Duolingo's voice recognition is terrible and I am giving up on the speaking parts.
Sometimes it understands everything I say, picks up every word even when I am barely pronoucing it right. Other times it doesnt pick up a word I say even though I am saying it just as good.
True. I've doubted from the outset that there's anything out there listening to me at all, apart from picking up the basic syllable count and a fistful of phonemes.
I think it's there to be motivational - you listen to the voice, try to mimic it, it forces you to speak out loud, hear yourself in horror and disappointment, and endeavor to correct your ways.
At least German's pretty hard-edged and could mostly be picked up and checked using a PC microphone. French? Jamais de la vie 😉
A far more rewarding exercise would be to get recordings of native speakers saying sentences, then record yourself saying them and listen back to each track in turn. A lot can be done by compare and contrast.
One of the people I am living with in Saigon does Duolingo English at breakfast. Last night he came home from work and said something in English. We had to break it down in words as I had no idea what he was trying to say. We got everything down but one word and he spelled it aloud, " V V Eight Ah Ella A." or "W H O L E". There is no W in Vietnamese so I kinda got how he got around that. I was stuck on H for awhile but realized he got the first part kinda right. I got the other letters since I know the Vietnamese alphabet that is pronounced more like it is in Spanish than English. He tried to say, "I say hello to the whole family."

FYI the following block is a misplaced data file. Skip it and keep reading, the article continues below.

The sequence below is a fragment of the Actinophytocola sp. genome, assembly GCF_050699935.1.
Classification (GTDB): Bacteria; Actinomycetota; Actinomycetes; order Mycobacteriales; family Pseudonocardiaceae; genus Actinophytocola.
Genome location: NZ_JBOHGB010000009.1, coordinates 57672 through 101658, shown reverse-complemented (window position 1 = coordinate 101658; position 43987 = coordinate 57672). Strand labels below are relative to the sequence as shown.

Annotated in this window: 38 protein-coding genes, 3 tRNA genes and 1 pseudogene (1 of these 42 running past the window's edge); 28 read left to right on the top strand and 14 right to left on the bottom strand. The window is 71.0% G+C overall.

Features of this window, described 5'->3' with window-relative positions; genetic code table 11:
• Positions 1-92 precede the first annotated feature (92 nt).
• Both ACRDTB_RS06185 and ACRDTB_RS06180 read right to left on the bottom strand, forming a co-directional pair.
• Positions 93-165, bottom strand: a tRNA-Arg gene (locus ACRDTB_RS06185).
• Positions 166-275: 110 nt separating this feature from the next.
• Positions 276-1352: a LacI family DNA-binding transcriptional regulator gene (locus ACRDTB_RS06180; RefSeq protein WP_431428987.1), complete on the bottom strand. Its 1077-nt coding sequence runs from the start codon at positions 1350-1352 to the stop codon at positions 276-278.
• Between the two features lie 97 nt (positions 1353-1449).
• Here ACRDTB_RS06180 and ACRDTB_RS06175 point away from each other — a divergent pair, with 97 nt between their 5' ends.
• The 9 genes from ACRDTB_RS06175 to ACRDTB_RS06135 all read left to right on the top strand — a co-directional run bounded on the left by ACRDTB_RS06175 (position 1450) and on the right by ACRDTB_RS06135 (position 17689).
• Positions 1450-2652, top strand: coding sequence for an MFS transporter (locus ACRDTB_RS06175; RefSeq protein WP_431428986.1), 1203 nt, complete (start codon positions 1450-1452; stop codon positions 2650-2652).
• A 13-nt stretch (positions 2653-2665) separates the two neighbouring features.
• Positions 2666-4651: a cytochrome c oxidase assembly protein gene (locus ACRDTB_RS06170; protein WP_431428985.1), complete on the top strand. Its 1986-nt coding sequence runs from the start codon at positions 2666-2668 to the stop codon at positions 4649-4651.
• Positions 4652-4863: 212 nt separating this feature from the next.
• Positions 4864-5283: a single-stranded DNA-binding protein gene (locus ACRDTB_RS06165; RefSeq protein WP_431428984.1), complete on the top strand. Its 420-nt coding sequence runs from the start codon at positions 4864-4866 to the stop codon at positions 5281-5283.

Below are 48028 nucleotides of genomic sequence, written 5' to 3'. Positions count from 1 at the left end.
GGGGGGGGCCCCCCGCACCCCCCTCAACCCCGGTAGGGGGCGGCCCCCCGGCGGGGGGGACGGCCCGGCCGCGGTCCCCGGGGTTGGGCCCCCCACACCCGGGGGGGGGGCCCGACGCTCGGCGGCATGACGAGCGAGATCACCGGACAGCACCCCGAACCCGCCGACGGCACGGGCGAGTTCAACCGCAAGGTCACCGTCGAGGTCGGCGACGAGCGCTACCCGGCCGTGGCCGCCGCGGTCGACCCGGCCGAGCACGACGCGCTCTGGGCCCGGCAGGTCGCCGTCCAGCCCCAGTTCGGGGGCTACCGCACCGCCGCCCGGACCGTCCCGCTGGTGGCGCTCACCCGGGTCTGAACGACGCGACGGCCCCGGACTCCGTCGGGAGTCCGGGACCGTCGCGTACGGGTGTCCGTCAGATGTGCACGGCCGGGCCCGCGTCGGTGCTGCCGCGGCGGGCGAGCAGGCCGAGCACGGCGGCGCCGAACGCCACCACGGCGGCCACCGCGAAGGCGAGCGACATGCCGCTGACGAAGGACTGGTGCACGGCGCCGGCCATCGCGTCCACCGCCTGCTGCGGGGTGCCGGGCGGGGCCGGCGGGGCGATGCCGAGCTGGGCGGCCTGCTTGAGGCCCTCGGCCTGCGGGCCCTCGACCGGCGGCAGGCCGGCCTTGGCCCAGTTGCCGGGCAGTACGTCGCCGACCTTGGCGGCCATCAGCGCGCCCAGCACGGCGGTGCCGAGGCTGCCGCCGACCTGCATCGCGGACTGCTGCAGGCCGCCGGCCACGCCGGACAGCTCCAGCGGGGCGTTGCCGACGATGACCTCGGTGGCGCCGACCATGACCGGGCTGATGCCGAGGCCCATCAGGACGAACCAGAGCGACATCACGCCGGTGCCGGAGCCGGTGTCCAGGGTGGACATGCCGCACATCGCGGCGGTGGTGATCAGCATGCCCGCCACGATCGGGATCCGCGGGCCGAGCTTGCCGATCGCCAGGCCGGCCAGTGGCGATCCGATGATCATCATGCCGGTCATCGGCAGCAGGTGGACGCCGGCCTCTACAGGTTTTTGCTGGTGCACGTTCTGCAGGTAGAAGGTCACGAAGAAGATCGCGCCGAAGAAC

He memorized a dictionary so he hears and writes it OK but the pronunciation is on the level of my Vietnamese. Duolingo accepts everything he says even if I cannot recognize any words in the sentence he speaks. So, yes, the voice recognition needs a tad tweaked. I don't use it at all and rely on native speakers to correct me or compliment me. The other night, a professor from the Transportation University came to visit and she speak perfect English. I had a lucky night and I pretty much said what I wanted in Vietnamese with no effort and got a compliment. Another year or so of practice and it should not be a fluke to do that.
If you can get the program "Mango Languages," I think it is much better than Duolingo in this one type of exercise.
In addition to playing the the native speaker recording and your attempt one after the other, Mango Languages lets you play the recordings simultaneously. You get a visual graph of your voice that you can drag to line it up with the graph of the native speaker.
Some public libraries and schools (it says "around the world") offer this program for free. And I think it's also free if you're in the military (not sure if that applies outside the U.S., sorry).
I gave up on Duo's text-to-speech and voice recognition modes long ago, both are terrible, at least for French they were.
But VR is still a young technology. My wife tried to add 'kitten chow' to the grocery list on her iPhone earlier today by voice, it came out 'kitchen towel'. You don't want to know what it did with 'Garnier Fructis shampoo'.